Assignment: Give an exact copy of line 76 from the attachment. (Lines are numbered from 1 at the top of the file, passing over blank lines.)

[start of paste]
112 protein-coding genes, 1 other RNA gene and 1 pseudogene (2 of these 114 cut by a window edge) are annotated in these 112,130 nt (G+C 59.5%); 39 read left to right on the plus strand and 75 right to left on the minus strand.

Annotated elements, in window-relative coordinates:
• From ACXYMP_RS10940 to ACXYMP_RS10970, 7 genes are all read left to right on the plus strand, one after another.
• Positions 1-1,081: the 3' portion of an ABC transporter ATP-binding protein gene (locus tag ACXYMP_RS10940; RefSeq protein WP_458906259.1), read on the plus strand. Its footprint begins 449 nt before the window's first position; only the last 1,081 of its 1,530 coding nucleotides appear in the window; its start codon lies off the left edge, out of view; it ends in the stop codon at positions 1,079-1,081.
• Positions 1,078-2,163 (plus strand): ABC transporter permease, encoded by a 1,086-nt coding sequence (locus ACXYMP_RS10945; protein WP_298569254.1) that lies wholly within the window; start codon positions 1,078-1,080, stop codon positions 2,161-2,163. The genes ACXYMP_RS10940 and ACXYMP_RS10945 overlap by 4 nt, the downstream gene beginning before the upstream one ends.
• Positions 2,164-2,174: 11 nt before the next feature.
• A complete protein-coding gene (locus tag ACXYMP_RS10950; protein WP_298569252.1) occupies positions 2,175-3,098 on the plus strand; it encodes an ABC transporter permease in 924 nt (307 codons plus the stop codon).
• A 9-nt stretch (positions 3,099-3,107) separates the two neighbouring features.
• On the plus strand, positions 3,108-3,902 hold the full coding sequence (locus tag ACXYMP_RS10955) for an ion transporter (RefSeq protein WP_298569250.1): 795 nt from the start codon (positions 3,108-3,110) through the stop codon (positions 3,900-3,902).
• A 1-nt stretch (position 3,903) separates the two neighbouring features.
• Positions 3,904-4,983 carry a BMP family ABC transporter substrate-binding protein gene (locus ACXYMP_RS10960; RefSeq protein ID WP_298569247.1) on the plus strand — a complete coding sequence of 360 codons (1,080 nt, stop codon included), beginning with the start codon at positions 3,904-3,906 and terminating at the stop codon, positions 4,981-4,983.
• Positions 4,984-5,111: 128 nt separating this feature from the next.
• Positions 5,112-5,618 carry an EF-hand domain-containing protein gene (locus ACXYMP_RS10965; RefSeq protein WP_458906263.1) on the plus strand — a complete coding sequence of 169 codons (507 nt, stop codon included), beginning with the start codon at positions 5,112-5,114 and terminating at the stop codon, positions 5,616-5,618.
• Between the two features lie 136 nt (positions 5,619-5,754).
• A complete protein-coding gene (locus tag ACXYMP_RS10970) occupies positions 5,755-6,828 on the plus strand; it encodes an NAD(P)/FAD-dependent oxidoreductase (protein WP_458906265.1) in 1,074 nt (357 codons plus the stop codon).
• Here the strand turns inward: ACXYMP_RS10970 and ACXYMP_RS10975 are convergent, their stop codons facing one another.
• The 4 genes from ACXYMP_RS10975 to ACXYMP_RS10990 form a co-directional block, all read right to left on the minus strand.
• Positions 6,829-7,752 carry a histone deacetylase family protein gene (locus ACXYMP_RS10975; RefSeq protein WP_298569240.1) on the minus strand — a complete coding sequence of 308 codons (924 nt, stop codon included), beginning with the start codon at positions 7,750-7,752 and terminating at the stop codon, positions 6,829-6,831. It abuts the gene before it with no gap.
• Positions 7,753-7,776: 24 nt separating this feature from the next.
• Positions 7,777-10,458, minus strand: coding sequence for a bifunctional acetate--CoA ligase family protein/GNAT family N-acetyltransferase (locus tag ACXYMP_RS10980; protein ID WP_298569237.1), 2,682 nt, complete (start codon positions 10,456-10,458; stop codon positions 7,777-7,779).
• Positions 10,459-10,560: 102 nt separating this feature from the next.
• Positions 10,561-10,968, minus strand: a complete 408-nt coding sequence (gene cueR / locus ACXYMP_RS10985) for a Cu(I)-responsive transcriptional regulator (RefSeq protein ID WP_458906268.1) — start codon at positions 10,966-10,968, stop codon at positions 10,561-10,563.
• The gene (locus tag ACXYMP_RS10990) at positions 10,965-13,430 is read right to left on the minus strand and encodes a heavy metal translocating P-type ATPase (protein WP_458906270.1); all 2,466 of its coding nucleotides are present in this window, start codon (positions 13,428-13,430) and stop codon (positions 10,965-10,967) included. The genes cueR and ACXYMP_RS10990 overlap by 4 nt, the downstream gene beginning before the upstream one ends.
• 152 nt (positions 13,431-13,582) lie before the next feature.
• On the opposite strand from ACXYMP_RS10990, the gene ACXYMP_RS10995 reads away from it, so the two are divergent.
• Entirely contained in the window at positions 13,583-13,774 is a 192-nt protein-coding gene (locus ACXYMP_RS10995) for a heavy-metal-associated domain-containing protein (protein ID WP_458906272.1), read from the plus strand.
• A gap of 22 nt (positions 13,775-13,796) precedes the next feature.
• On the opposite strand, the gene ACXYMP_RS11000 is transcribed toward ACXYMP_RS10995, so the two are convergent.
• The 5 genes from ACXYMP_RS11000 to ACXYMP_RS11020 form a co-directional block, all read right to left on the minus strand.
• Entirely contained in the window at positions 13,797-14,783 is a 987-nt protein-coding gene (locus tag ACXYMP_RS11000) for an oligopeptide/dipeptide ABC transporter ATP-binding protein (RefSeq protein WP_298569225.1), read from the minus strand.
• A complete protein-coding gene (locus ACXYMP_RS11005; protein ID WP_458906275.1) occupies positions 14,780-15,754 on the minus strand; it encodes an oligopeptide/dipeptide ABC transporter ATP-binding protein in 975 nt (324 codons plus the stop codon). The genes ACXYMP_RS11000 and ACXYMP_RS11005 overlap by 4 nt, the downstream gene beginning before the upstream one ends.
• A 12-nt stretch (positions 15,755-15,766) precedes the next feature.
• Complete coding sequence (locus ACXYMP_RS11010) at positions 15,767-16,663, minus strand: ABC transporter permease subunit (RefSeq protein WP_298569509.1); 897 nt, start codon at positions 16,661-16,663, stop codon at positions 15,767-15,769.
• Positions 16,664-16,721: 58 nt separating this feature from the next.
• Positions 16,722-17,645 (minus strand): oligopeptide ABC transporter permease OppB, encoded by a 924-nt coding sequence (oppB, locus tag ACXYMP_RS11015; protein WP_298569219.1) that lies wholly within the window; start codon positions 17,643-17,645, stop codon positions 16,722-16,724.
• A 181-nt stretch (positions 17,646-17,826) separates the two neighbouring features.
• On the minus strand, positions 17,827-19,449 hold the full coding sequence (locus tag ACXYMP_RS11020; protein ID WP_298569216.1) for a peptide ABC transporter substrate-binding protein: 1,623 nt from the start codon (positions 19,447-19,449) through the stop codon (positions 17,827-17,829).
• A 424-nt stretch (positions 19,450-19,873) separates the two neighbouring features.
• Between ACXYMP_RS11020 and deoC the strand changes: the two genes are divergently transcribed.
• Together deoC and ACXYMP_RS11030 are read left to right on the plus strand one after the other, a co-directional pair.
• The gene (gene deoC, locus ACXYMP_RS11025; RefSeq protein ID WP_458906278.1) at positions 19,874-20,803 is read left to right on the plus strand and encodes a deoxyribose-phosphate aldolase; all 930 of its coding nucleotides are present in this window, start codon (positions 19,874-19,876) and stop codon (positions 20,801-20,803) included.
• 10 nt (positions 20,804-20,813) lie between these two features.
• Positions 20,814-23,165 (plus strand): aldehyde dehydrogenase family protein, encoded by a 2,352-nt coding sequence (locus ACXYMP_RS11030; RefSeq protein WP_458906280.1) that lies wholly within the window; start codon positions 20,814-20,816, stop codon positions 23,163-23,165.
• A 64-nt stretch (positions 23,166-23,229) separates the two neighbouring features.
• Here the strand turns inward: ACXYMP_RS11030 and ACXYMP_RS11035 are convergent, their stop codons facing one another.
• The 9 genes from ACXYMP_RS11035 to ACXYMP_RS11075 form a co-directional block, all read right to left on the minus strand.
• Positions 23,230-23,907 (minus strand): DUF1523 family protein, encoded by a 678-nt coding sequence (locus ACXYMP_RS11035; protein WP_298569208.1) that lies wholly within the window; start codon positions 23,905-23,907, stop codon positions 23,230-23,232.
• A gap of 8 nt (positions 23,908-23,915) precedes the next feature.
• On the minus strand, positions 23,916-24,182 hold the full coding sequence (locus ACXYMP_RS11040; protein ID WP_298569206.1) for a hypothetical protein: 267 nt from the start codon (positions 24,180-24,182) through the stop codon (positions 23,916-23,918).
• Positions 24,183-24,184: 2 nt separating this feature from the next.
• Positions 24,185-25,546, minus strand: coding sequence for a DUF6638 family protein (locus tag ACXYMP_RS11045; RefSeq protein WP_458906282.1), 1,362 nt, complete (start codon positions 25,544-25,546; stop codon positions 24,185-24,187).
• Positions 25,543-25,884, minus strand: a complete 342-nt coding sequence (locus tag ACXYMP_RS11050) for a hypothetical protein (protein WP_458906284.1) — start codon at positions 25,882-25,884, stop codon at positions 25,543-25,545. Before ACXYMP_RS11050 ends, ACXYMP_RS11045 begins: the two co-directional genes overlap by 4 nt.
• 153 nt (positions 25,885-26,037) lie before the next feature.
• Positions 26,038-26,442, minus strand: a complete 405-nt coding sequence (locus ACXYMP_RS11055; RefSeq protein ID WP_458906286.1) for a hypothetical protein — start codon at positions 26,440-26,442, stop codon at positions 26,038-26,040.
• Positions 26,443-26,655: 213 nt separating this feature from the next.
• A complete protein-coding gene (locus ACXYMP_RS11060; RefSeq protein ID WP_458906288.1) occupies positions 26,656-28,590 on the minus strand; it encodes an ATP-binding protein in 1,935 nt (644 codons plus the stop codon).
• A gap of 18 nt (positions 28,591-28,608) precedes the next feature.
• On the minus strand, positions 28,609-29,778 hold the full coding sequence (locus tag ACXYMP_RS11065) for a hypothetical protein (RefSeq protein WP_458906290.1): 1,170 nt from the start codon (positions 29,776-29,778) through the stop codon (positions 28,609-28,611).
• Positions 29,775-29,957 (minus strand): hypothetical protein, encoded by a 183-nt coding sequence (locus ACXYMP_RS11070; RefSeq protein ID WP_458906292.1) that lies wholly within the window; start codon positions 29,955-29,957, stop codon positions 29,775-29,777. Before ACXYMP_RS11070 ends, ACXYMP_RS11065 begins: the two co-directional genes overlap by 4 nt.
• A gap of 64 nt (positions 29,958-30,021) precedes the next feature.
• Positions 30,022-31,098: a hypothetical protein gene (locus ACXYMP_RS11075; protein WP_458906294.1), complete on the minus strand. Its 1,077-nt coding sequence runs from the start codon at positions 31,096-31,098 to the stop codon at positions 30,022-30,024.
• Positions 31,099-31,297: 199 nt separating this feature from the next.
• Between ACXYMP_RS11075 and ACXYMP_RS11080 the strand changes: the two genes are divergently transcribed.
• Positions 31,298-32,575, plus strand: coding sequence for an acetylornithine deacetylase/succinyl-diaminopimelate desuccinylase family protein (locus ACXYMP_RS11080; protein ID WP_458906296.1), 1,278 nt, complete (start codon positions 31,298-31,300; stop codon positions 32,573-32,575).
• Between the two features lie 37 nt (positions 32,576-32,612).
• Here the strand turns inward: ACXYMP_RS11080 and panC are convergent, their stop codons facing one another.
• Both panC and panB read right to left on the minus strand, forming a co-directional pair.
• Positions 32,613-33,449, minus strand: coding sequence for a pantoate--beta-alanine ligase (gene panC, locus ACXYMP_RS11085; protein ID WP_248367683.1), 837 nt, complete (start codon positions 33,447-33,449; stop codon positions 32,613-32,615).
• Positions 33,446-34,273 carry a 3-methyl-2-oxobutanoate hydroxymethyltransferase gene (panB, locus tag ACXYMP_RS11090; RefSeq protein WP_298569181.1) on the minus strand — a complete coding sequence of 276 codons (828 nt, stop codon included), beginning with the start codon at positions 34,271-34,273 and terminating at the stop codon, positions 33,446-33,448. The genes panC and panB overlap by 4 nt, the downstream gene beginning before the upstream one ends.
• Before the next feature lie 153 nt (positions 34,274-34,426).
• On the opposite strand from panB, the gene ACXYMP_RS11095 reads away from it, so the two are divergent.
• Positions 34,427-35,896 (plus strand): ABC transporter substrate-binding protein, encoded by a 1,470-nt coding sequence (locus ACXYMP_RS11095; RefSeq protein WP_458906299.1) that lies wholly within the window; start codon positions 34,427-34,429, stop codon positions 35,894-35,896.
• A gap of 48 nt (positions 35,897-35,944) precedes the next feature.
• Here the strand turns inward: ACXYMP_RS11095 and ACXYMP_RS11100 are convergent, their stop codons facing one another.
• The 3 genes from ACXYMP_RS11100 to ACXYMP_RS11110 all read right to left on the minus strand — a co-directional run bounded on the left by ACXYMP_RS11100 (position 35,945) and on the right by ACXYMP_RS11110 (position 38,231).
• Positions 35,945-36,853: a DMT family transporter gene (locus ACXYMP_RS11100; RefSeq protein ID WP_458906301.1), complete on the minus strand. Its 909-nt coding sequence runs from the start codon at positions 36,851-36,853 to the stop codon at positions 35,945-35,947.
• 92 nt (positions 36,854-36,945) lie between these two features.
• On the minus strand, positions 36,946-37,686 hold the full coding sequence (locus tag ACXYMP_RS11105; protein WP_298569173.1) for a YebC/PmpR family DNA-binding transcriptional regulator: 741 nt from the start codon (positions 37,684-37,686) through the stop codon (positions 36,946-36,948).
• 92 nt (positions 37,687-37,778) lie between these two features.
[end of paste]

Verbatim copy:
• Positions 35,945-36,853: a DMT family transporter gene (locus ACXYMP_RS11100; RefSeq protein ID WP_458906301.1), complete on the minus strand. Its 909-nt coding sequence runs from the start codon at positions 36,851-36,853 to the stop codon at positions 35,945-35,947.